Originally released in 2009 in Czech, the English dubbed version of ”Toys in the Attic” was released earlier this year with the voice talents of Forrest Whittaker, Joan Cusack, and Carey Elwes. The story takes place (spoiler alert!) in an attic. All of the forgotten toys come alive and carry on very innocently inspired lives. A Teddy Bear, a Marionette, a shape-shifting ball of play-dough, and a wind Up Mouse are all drawn together by their admiration for Buttercup – their social glue and moral compass. When Buttercup gets abducted by the evil intent of The Head (of state) a limbless bust who commands an army of creepy hybrid toys – the ragtag group of heroes begin their quest across the attic to save Buttercup.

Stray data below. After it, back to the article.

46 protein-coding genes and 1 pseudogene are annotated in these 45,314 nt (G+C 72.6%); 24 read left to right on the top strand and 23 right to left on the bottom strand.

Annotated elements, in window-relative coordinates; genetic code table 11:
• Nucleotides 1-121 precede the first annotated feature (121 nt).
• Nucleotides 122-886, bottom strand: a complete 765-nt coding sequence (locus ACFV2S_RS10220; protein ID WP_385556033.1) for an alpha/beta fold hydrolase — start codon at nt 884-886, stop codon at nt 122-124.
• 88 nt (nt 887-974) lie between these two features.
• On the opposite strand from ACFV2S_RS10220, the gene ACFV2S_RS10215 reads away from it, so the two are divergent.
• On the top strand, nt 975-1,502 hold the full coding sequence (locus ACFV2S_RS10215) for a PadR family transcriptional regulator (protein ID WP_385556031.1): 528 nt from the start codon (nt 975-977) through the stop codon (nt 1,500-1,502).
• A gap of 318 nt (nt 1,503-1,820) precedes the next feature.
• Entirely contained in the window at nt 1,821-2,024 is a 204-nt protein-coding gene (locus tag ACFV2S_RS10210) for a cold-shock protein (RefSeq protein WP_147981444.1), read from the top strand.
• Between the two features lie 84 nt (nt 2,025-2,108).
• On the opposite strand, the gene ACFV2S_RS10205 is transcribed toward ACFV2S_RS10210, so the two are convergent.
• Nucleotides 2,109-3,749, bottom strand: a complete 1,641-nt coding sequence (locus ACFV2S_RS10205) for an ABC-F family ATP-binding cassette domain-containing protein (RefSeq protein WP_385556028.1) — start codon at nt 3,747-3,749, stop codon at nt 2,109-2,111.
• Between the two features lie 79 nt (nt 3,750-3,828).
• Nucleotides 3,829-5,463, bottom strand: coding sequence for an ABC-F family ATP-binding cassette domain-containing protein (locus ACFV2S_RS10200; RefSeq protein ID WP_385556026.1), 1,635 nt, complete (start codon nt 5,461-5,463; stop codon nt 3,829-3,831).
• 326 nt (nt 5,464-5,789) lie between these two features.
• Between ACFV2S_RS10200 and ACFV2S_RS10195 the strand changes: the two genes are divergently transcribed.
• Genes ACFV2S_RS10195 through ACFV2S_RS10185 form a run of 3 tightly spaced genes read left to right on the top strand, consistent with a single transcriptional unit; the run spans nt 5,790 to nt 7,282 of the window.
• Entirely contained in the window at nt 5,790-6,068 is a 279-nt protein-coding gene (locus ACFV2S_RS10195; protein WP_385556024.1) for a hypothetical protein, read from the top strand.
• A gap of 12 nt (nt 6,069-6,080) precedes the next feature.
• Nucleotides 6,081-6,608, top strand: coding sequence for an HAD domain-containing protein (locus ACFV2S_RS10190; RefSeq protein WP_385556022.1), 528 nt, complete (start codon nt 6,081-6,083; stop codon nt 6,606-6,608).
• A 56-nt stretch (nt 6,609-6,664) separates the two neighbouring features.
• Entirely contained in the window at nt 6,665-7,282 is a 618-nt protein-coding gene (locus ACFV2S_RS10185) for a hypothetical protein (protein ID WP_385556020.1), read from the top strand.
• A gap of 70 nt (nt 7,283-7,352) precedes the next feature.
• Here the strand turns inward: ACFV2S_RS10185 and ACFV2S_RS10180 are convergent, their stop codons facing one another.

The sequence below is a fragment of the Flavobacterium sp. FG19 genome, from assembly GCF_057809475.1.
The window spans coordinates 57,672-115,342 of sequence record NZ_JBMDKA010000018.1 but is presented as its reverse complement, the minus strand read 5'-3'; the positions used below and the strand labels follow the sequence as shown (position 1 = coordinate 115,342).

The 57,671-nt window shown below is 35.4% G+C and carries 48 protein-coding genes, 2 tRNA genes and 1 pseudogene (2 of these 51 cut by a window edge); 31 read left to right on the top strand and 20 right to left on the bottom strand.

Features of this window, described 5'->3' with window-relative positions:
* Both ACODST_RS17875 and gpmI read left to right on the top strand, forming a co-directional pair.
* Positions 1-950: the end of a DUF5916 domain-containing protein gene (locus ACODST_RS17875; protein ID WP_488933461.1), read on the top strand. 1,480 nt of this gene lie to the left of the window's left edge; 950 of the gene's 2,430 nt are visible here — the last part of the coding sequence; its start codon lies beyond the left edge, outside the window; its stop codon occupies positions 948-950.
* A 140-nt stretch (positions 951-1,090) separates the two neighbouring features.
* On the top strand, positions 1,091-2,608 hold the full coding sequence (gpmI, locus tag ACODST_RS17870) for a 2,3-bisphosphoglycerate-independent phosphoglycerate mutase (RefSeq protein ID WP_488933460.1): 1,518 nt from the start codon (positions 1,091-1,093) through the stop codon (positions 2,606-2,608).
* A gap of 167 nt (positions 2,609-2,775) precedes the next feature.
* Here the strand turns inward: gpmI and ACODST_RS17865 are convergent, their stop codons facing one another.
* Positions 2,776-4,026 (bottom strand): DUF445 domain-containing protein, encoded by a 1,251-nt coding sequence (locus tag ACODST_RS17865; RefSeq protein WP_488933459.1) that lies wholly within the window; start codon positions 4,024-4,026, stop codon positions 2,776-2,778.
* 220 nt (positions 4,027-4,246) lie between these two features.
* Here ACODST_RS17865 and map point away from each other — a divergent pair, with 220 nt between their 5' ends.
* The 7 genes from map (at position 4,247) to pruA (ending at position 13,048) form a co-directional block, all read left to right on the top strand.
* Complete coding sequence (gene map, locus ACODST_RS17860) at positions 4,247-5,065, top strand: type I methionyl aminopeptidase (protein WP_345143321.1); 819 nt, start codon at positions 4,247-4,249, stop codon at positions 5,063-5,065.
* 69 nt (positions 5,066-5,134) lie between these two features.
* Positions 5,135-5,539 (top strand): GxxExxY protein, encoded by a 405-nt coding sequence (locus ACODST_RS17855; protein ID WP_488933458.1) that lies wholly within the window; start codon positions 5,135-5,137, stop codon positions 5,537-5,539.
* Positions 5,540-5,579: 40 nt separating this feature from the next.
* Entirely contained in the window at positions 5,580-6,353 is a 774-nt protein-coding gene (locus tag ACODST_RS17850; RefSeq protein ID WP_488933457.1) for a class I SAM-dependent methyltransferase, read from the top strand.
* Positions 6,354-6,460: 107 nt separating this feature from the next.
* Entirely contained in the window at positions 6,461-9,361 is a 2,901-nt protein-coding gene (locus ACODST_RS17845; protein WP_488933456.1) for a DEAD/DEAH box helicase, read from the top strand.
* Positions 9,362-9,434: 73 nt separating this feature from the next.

The story was very European in its pacing and often lacked a sense of logic and urgency that is my frailty to depend on to keep my attention fully invested in a film. The translated text may not have easily lent itself to a refined storytelling style, but with my Czechoslovakian being a bit rusty, I may never fully understand the filmmaker’s original intent.
This stop-motion animated film delivers wildly creative and visually stunning pallets to drink in, though the imagery is haunting and not entirely kid friendly. In this way, it was somewhat reminiscent of Marc Caro’s 1995 ”City of Lost Children” (La Cite Des Enfants Perdus). The writing was wonderfully crafted to conjure the playtime approach of a 5 year old who has not yet lost the ability to imagine limitless realities and combine all of them at the same time. However, the visual representation seemed much more disturbing and adult – posing the serious question “Who is this movie intended for?”